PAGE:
The resentment and mourning that these two authors independently identify in Wisconsin and then one thousand miles south in Louisiana converge in the notion that some "other" has an unfair advantage because of governmental interference—an "establishment" that picks favourites. Because of that antagonism, the disaffected subjects of the two books find deep resonance with candidates who frame themselves as anti-establishment. Cramer explores the alienation and hostility in the rolling hills of Wisconsin through the lens of "rural consciousness": the sense of resentment among those in rural areas that they have been ignored and abandoned by their urban counterparts and by the government. Hochschild explores the swampy terrain of Louisiana bayous where she encounters the "Great Paradox": the phenomenon of people who would benefit from government regulation actually agitating against it.

In an attempt to better understand contemporary hostility and alienation based on political identity, both Cramer and Hochschild engage in modified ethnographies, immersing themselves in various social settings and then pursuing richer evidence in focus groups and in-depth interviews.

Over the last six decades the population density of a county has become a strong predictor of how the citizens there will vote in a presidential election.

Cramer describes her task as less about indicting average voters and more about illuminating how "we blame each other" and "what it looks like in practice when people interpret politics by focusing on whom they are against and whom they resent." Cramer also articulates her fear that within the politics of resentment an insidious mutation occurs where differences in political points of view on both sides are interpreted as "fundamental differences in who we are as human beings." Hochschild, concerned about the same estrangement, describes the growth of what she calls "empathy walls": those obstacles that prevent understanding another person and "make us feel indifferent or even hostile to those who hold different beliefs or whose childhood is rooted in different circumstances." Embedding herself in rural Louisiana, Hochschild intentionally distances herself from her affirmation enclave in Berkeley in an attempt to scale her own empathy walls.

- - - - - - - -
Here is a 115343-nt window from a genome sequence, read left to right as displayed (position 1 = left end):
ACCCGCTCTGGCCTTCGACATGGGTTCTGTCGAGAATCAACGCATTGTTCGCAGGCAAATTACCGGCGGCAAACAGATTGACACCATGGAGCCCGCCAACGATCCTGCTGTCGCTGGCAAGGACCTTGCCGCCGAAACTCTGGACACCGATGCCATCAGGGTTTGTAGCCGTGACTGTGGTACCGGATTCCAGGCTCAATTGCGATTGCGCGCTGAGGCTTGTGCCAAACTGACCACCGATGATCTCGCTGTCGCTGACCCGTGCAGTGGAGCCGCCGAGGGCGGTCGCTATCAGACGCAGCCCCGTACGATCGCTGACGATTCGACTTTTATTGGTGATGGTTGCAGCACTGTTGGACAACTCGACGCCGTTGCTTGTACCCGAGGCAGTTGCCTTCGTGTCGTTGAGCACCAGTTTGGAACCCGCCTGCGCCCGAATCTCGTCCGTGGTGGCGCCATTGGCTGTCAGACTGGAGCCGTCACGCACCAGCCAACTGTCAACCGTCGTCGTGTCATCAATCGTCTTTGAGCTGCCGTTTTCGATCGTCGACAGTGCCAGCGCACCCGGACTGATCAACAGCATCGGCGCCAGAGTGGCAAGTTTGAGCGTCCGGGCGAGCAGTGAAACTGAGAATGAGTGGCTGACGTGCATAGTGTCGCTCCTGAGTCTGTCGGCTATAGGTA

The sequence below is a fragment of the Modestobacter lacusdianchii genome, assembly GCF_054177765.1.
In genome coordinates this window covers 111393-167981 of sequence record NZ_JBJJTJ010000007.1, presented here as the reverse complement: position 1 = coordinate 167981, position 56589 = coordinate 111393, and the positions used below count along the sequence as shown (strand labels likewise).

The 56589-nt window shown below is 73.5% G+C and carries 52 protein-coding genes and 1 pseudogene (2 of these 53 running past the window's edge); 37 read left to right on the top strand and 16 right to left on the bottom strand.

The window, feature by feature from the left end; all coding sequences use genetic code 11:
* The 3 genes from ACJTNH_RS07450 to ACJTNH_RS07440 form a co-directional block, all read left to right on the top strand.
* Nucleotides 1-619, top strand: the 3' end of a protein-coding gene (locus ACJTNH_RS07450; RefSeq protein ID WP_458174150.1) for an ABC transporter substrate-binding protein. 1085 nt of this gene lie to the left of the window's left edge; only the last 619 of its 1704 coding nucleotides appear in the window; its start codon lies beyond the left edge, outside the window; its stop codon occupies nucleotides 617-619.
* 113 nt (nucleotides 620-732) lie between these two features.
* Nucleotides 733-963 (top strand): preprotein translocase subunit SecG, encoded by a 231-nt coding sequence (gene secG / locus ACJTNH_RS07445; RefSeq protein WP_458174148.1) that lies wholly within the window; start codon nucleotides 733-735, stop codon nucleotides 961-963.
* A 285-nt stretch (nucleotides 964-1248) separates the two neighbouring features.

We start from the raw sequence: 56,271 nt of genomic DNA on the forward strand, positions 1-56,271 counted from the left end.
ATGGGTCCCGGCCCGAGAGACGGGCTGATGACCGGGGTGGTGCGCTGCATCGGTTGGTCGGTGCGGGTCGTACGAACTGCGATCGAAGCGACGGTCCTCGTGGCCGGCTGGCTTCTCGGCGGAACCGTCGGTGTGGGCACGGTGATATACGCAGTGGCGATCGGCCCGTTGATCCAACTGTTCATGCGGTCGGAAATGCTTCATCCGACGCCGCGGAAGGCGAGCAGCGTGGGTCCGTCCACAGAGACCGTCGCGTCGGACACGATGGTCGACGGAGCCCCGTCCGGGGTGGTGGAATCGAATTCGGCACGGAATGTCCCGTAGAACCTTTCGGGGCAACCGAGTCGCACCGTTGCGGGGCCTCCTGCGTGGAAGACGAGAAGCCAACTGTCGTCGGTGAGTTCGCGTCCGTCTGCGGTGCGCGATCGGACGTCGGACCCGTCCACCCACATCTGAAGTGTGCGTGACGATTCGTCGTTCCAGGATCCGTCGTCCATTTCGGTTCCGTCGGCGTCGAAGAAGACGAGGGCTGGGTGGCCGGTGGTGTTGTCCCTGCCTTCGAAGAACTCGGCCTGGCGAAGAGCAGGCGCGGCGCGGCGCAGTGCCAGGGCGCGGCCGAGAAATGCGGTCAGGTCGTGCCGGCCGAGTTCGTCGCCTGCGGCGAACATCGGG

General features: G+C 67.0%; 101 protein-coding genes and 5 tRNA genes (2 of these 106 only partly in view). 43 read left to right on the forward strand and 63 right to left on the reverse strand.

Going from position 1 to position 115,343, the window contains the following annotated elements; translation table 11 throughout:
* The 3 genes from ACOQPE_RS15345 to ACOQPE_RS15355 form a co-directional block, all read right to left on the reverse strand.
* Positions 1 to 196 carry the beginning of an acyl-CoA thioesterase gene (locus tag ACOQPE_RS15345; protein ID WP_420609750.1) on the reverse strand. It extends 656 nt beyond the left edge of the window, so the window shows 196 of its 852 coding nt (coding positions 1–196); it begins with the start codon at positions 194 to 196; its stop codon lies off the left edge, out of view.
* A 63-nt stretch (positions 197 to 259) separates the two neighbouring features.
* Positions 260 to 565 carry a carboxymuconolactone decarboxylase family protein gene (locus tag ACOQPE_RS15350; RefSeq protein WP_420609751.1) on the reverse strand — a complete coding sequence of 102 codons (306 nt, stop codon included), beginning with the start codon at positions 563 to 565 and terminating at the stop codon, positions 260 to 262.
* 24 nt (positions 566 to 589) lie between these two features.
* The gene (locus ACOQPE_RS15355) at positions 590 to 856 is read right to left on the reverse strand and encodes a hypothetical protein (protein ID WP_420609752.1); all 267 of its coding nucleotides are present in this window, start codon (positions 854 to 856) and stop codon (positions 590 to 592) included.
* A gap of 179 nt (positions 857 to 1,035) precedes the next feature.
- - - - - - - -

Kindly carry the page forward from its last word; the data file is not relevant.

Examining Polarization

At root, both Cramer and Hochschild set out to clarify the societal sorting where progressives and conservatives cluster into politically toned enclaves. Without consistent interaction, empathy walls emerge and become concretized with hostility and reliance on quick assumptions that filter news and evidence through pre-existing explanatory screens. For evidence of the deepening divide, Hochschild notes that in 1960 no more than 5 percent of American adults indicated that they would be disturbed if they had a child who married a member of the "other political party." In 2010, though, 33 percent of Democrats and 40 percent of Republicans reported that they would be distressed in such a marital scenario. Hochschild identifies this trend as "partyism."